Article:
"Closing schools due to the coronavirus is the biggest public health blunder in modern American history," DeSantis said, adding that the vast majority of parents in Florida opted to enroll their children in brick-and-mortar schools.

He also scoffed at questions over mask mandates, claiming that similar policies have not stopped surges in other states.

"I'm opposed to mandates, period. I don't think they work," he said.

New Orleans swingers event becomes ‘superspreader’ after 41 test positive for coronavirus
With no dance floor and strict, new coronavirus guidelines, attendees of the 2020 Naughty N’awlins swingers convention swayed in place at their tables and flirted behind masks from a distance.

After being tested for the coronavirus and agreeing to wear masks, about 250 people checked into a New Orleans hotel for the swingers convention on Nov. 14 to reconnect a community separated by the pandemic.

A little more than two weeks later, 41 attendees have tested positive for the virus, according to the event’s organizer, in an outbreak that led local officials to call the convention a “superspreader event.”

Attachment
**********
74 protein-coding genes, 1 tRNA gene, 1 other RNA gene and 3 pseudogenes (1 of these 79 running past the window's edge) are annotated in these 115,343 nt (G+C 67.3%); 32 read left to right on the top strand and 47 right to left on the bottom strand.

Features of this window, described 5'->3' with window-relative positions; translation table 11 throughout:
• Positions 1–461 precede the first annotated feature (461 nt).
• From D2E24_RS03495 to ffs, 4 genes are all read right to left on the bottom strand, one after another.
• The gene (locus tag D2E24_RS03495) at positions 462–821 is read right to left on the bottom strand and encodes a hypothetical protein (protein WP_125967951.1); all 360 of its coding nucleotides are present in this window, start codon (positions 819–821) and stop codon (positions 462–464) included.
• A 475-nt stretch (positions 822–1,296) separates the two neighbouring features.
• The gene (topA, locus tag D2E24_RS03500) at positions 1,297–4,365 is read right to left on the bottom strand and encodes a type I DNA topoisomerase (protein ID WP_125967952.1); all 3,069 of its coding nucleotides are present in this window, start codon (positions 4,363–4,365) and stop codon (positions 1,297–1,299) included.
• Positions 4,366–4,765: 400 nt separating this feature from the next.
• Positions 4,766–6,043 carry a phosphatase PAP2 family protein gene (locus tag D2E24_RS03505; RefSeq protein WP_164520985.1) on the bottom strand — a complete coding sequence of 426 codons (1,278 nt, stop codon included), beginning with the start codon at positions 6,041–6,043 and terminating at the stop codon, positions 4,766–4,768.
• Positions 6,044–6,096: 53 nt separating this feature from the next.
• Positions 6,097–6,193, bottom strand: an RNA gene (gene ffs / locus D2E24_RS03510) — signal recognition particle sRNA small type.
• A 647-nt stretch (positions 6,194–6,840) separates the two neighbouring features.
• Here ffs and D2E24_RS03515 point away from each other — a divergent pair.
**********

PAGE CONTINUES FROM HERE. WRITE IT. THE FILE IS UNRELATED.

A spokesman for New Orleans Mayor LaToya Cantrell (D) said the event was a “very stark example of what can happen when you don’t obey the social distance guidelines.”

... Hannaford said in his Friday post that attendees had to either test negative for the coronavirus or prove that they had antibodies for the virus. Event organizers assumed people with coronavirus antibodies were “not contagious,” Hannaford said. Everyone else was required to have a negative coronavirus test just before the event.

Organizers also asked attendees to keep detailed diaries of everyone they had contact with for more than 10 minutes at the convention, regardless of whether that contact involved sex, Hannaford said. Groups socializing in the hotel were limited to nine or fewer individuals, and people were encouraged to wear masks unless they were eating or drinking.